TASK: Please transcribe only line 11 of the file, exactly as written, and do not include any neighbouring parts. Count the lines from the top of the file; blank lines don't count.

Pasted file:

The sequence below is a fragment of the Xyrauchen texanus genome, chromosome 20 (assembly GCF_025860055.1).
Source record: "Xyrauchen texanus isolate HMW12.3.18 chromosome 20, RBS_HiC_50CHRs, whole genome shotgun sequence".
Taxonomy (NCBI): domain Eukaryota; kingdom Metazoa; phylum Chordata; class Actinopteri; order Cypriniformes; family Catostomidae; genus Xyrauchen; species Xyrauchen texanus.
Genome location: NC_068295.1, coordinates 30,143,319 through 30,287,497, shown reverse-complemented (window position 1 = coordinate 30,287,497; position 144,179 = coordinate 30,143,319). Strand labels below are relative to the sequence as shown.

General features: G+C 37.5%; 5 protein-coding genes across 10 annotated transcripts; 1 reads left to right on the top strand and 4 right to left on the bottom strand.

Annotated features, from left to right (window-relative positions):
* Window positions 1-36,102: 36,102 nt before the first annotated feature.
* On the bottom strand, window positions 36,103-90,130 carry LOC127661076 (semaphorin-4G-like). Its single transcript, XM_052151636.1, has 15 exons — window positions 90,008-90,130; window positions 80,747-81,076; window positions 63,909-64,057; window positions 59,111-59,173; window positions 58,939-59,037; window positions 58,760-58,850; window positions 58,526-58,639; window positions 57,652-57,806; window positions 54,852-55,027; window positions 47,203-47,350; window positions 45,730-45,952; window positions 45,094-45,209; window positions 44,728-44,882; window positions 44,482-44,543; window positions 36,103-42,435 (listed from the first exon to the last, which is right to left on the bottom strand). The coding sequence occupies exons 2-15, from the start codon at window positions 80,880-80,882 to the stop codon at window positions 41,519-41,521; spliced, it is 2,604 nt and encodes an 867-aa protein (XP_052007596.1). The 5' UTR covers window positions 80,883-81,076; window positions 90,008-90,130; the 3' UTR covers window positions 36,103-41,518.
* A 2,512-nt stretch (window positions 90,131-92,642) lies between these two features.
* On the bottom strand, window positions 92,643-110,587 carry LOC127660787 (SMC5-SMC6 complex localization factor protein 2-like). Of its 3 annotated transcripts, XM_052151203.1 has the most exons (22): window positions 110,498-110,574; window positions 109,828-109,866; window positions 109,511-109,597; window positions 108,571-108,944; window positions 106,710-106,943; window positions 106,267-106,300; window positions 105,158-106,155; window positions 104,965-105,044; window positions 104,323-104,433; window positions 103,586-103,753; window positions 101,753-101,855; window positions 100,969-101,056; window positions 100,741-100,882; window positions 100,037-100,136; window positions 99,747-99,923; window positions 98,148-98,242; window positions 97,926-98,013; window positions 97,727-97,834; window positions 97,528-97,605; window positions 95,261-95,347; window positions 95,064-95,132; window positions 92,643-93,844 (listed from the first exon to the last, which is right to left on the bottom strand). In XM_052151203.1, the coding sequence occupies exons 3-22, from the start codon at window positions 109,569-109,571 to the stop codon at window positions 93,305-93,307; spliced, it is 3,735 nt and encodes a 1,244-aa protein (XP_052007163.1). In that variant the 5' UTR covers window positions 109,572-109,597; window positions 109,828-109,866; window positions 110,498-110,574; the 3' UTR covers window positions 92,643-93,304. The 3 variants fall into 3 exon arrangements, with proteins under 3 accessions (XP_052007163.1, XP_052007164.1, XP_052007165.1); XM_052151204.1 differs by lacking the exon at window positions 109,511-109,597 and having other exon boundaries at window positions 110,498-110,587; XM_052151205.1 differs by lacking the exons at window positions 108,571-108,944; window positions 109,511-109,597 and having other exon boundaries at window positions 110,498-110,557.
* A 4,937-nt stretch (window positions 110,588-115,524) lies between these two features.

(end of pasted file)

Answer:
* A 4,937-nt stretch (window positions 110,588-115,524) lies between these two features.